Ring Of Changes Import
Frequently bought together
Customers who bought this item also bought
Following his departure from Spooky Tooth after the Ceremony album, Gary Wright participated in sessions for his friend George Harrison's classic album All Things Must Pass and enjoyed a solo career that culminated in him forming the band Wonderwheel. Originally featuring Mick Jones (guitar), Bryson Graham (drums) and Archie Leggett (bass), Wonderwheel was formed to enable Wright to promote his album Extraction, and the group then participated on his second solo album Footprint. In 1972 the band recorded Ring of Changes (with Tom Duffey replacing Leggett on bass guitar). The album was a fine effort and arguably featured some of the finest material written and recorded by Wright to that date. The album would also feature the notable appearance of GEORGE HARRISON on several tracks including 'Goodbye Sunday'. Gary's label, A&M Records elected to release 'I Know' as a single in 1972, but for reasons unclear, the release of Ring of Changes was shelved, leading Wright to participate in the recording of George Harrison's Living in the Material World and to reform Spooky Tooth soon after. With full co-operation and involvement of Gary Wright, the original master tapes of Ring of Changes have been located and have been re-mastered in Hollywood by Gary himself. This first ever release of Ring of Changes sees the original album tracks restored in full, along with the addition of three bonus tracks. Forty four years on from its recording, one of Gary Wright's fine musical achievements can at last be experienced in full. This edition includes an illustrated booklet featuring an exclusive interview with Gary Wright.
If you are a seller for this product, would you like to suggest updates through seller support?
Top Customer Reviews
So the main question is: was it worth the wait? My answer is a qualified 'yes'. To fairly assess this work, it should be considered more musically akin to Gary Wright's first two solo albums, 'Extraction' and 'Footprint'. Some of the musicians he used to form Wonderwheel played on those albums, and the music is closer to those two albums than either the keyboard-dominated Spooky Tooth sound or his later hit albums, 'Dream Weaver' and 'The Light of Smiles', which were all keyboards (except for a drummer).
There are several very strong tunes on this album. While that is a subjective assessment, and others may disagree, having given the disc a few listens now, I would grade this album a solid 'B', whereas I would give 'A's to the first two solo albums noted. Why?
For me, the best material on this disc are those songs that are more upbeat and rocking.
'Lovemaker', the first track, is a pulsing rocker reminiscent of material on his earlier solo releases. Although sounding a bit dated, it holds up pretty well even today. 'Wild Bird' is a slower tune, pleasant enough but not particularly memorable. 'Something For Us All' is a mid-tempo work that swings, but again, it could have been on 'Footprint' and not been out-of-place. 'Set On You' has a slightly countrified feel, with some soulful vocals.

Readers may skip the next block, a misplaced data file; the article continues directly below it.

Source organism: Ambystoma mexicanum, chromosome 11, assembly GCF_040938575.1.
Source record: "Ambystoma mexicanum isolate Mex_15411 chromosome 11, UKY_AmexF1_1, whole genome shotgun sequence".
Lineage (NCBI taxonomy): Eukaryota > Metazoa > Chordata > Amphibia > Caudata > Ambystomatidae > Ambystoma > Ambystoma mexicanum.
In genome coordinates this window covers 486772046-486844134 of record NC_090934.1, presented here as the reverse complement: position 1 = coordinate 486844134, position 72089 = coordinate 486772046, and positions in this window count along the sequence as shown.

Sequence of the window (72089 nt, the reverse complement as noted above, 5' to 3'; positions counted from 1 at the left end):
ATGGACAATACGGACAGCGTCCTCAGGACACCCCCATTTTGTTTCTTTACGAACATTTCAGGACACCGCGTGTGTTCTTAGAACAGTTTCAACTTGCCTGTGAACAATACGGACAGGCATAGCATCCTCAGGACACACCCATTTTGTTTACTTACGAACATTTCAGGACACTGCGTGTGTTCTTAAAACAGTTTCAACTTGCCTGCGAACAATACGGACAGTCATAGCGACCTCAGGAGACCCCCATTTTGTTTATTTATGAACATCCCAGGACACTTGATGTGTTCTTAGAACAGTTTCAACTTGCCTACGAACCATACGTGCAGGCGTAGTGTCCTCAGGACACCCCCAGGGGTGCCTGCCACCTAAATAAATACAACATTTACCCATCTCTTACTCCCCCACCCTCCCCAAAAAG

The title tune, 'Ring of Changes', which I had heard many years previously, is a kind of sing-along type of song with a melody that gets into your head. A nice song, 'Goodbye Sunday' features George Harrison joining the band on guitar. A decent enough song, with noticeable Harrison influences. 'For A Woman' falls into the same category as 'Wild Bird', pleasant and listenable, but hard to imagine as a chart-topper. It does have some nice guitar work. The tempo is up on 'Workin' on a River', with Gary giving a more gritty vocal performance and a grinding rhythm. A strong number. 'Creation' is next, and while okay, doesn't do much for me, although once again, hints of George Harrison's style is evident. This is the final cut of the original album; three bonus tracks follow.
The first bonus track, 'I Know', released as a single in 1972, is arguably among the best tunes ever penned and recorded by the artist. A real rocker, this song should have been a huge hit for Wright and the band. It is far better than many songs which did have chart success during that period. I play it frequently. And loudly. The second bonus track was recorded during the sessions, but never released until now. 'What Can We Do' is a more soulful, slower tempo song. Not bad, with some tasty guitar by Mick Jones. The final bonus track was the 'b' side of 'I Know'. 'Somebody' has a kind of rocking, sing-song' quality to it. Almost as strong as the 'a' side of the single.
Two of the three bonus tracks help make this a stronger album than it otherwise would have been. I only wish a few other rare and obscure Wright tunes would have been tacked on, such as 'Can't See the Reason' and some songs Gary wrote and performed (with Wonderwheel) for a 1972 German film called 'Benjamin', such as 'Desert Walk' and 'Aspen Trees'.
As noted, a bit of a mixed bag for me, but it's still head and shoulders above a lot of stuff that was put out then, and for fans, it's nice to finally have this welcome addition. I suspect that I would have liked it even better had I heard it 'back in the day', but tastes do change over time. Oh, and the remastering (with Gary Wright overseeing) was well done, with little or no noticeable compression. Recommended.
I would have given it 5 1/2 stars, except that a few songs from these sessions were not included ... "I Can't See The Reason", "Tonight It's Right", "Your Own Song", and the acoustic version of "Goodbye Sunday."
The legendary gary wright
And early mick jones (foreigner)
Brings the best out of Gary.
Also appearance by George Harrison
On goodbye sunday.